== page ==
Apple proudly claims that this will mean higher profits for most of the developers in the App Store, who must qualify for the Small Business Program from 2020 based on previous year earnings. If a developer makes more than $ 1 million in total from their apps, the default rate of 30% applies for the rest of the year. If the developer earns less than $ 1 million in a calendar year, they will be eligible for the lower rate starting next year.
App analytics firm Sensor told the New York Times that about 98% of current App Store developers would be eligible for the smaller 15% discount. But that 98% of developers actually bring in less than 5% of the App Store’s total revenue. Per App Annie, today’s top-grossing apps in the App Store are:
- Battlegrounds from Player Unknown
- Pokemon Go
- Candy Crush Saga
The biggest earners in the App Store all come from fairly large companies, otherwise their earnings easily exceed $ 1 million once they start to become popular. The App Store, and its Android equivalent the Play Store, are incredibly lucrative and have attracted some of the largest publishers in the world.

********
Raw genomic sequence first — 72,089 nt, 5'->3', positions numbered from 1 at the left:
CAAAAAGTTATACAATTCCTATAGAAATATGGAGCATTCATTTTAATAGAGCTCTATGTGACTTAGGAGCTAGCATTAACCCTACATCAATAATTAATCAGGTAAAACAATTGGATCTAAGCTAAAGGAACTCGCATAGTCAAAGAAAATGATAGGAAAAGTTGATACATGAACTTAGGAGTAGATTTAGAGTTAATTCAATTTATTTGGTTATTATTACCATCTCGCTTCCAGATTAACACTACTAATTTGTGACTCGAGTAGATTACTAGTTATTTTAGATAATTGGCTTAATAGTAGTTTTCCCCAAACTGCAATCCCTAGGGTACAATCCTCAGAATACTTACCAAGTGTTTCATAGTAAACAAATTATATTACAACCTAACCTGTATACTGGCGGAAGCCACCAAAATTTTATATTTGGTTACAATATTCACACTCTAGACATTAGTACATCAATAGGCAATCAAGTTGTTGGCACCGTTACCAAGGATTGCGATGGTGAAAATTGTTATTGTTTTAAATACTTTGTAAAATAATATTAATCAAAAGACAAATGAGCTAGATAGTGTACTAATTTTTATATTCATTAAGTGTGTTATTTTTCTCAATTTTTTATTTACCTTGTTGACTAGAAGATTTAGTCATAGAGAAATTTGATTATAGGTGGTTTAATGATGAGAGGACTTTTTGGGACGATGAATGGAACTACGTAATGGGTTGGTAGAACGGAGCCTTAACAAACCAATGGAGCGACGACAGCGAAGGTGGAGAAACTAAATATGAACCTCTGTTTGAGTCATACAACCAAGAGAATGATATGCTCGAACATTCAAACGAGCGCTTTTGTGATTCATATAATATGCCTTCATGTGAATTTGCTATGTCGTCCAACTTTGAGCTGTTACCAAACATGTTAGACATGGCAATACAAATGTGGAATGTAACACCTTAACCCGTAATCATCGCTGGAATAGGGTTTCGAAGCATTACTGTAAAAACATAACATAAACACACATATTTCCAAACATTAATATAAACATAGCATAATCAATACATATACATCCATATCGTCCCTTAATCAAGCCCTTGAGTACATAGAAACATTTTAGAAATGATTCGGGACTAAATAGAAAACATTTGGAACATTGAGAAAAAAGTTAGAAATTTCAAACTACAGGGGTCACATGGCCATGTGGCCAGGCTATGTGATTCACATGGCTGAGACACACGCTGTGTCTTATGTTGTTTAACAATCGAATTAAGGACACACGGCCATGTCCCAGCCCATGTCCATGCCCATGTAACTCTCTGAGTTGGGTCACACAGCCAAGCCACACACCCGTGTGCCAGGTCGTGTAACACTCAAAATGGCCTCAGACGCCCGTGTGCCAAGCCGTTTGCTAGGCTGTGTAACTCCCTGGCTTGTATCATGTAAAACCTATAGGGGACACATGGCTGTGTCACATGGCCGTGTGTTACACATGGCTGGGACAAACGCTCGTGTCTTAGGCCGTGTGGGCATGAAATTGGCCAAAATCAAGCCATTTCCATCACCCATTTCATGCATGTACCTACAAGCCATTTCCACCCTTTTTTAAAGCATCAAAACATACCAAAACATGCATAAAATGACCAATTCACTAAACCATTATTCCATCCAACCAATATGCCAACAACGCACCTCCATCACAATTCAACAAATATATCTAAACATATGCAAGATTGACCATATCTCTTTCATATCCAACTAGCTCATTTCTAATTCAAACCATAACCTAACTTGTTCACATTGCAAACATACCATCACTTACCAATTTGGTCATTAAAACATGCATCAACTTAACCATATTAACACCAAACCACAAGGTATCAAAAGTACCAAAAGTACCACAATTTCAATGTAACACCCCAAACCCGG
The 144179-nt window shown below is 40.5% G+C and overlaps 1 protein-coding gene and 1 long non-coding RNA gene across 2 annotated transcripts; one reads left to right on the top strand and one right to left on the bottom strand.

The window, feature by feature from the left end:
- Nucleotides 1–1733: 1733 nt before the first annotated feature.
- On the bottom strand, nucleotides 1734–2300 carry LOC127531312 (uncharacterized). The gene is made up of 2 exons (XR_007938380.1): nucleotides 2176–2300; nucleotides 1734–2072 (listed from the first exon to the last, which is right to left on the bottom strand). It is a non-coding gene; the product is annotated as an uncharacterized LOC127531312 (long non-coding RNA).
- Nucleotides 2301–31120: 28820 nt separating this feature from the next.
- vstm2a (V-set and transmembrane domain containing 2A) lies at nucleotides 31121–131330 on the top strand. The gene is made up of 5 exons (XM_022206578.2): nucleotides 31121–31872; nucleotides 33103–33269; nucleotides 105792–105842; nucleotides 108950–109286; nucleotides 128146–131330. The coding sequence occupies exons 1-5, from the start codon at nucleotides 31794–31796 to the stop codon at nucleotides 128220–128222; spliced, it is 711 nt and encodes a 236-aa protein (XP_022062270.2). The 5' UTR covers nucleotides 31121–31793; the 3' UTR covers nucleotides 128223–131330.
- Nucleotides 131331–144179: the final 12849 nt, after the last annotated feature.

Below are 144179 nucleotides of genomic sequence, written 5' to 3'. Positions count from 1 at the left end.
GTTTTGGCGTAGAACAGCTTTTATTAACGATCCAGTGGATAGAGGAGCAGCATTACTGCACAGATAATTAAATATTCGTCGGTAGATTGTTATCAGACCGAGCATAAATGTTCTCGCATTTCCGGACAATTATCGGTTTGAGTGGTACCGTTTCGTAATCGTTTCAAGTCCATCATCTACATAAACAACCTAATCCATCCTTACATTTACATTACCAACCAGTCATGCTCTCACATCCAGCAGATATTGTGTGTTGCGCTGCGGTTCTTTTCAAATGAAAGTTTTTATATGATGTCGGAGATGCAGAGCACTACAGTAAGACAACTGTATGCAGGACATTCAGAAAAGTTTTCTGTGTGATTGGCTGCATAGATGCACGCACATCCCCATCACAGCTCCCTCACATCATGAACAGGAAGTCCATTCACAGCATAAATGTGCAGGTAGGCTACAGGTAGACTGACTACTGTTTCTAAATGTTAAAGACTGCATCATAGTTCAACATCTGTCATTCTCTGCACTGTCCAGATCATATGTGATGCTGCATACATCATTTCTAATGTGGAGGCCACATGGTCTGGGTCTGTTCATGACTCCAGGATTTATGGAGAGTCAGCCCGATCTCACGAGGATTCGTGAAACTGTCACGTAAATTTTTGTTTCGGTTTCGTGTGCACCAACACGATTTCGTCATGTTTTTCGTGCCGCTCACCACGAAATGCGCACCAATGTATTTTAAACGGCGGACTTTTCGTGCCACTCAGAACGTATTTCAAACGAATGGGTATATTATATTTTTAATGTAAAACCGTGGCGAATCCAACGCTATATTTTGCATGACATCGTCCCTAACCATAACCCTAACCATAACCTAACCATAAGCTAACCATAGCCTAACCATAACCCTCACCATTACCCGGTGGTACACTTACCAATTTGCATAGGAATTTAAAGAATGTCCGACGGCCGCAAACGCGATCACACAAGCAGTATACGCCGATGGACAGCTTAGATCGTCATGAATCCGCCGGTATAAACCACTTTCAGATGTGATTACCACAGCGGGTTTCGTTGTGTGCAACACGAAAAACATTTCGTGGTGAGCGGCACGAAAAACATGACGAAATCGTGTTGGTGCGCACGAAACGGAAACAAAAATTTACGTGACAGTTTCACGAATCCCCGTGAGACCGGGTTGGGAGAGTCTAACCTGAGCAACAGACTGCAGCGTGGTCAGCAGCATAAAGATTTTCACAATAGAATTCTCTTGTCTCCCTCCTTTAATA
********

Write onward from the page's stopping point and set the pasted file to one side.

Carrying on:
To put it bluntly, while the vast majority of app developers qualify for this smaller split, Apple will still reap the financial benefits of the 30% split for all apps that actually generate profits. The Small Business Program is no doubt a boon to smaller developers, but on the scale of apps that really matter, it’s a lot like a publicity stunt. Apple’s announcement states:
In 2019 alone, the App Store ecosystem facilitated $ 519 billion in trade worldwide, more than 85 percent of which belongs exclusively to third-party developers and companies of all sizes.
Importantly, it doesn’t say how many of those billions came from the 98% of developers who each made less than a million dollars. According to Sensor, it’s less than $ 26 billion. Which would mean Apple is dropping about $ 13 billion in revenue here, assuming every qualified developer signs up for the program and stays below $ 1 million in App Store revenue.
There is no way that a company like Epic, maker of it now banned Fortnite, may be eligible under these conditions. While the Small Business program could go a long way toward mitigating regulators looking at an antitrust case, it won’t stop Epic or the more boisterous movers and shakers in the app publishing world from aiming for a more lucrative way to get apps on iOS without Apple supervision.
Source: Apple, New York Times